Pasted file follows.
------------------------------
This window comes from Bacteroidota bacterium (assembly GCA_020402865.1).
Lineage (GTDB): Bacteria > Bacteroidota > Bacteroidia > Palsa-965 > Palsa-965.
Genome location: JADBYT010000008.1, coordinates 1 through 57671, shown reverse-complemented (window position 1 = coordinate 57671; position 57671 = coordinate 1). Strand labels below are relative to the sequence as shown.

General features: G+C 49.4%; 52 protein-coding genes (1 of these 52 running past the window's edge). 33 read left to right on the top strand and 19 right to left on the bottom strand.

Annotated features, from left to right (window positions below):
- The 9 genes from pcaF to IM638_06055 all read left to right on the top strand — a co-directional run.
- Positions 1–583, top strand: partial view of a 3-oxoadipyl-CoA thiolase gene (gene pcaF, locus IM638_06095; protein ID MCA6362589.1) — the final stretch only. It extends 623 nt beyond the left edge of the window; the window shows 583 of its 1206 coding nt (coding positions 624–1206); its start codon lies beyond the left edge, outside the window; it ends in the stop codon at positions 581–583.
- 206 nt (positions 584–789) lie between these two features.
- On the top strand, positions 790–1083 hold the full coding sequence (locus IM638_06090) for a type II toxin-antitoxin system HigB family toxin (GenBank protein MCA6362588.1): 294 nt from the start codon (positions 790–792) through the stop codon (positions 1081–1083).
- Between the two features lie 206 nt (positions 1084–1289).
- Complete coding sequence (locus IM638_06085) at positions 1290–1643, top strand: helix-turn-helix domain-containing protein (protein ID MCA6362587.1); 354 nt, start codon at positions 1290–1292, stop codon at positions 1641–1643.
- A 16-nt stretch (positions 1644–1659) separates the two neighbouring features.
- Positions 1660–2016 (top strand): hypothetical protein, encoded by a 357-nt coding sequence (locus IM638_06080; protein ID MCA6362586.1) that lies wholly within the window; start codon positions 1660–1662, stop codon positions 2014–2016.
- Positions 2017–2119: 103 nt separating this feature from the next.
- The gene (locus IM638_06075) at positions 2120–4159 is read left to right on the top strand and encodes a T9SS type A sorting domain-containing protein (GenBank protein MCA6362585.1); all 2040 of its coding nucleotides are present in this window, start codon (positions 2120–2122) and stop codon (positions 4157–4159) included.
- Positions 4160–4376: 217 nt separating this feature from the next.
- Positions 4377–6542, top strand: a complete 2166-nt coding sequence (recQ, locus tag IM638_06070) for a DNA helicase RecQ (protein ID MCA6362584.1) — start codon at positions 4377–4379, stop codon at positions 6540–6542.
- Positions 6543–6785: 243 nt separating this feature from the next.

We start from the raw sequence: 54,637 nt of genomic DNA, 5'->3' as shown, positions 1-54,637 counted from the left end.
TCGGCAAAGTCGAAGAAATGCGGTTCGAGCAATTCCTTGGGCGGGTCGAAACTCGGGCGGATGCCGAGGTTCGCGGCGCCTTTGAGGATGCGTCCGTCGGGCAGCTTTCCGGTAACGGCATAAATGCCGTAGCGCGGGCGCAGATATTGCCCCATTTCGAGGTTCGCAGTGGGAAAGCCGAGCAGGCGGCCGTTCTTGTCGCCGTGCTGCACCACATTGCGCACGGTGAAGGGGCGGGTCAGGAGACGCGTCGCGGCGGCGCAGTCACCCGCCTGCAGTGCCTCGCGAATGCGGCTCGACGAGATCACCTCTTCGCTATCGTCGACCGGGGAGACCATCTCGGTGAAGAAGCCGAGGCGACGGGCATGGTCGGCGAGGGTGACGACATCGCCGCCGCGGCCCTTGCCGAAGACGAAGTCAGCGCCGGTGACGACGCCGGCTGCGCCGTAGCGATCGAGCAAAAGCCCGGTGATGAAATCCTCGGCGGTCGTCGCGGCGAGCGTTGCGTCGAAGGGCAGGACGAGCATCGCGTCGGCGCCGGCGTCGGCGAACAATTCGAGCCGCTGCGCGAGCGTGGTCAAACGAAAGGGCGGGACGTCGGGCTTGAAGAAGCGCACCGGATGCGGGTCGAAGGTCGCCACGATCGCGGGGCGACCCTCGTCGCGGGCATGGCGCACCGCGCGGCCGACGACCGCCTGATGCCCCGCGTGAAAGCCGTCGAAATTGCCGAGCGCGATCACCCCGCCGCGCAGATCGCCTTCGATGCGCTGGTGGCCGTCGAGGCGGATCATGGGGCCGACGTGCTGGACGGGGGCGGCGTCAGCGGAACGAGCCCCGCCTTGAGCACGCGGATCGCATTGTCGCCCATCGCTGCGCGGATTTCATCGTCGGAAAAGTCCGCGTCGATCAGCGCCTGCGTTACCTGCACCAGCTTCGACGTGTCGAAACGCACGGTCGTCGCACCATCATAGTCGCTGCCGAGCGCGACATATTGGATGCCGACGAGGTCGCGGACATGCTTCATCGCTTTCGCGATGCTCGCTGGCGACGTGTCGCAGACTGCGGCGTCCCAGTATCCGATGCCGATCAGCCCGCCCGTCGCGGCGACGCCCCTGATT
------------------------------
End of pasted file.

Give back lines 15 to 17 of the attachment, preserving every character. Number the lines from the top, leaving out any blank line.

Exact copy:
- The gene (locus IM638_06075) at positions 2120–4159 is read left to right on the top strand and encodes a T9SS type A sorting domain-containing protein (GenBank protein MCA6362585.1); all 2040 of its coding nucleotides are present in this window, start codon (positions 2120–2122) and stop codon (positions 4157–4159) included.
- Positions 4160–4376: 217 nt separating this feature from the next.
- Positions 4377–6542, top strand: a complete 2166-nt coding sequence (recQ, locus tag IM638_06070) for a DNA helicase RecQ (protein ID MCA6362584.1) — start codon at positions 4377–4379, stop codon at positions 6540–6542.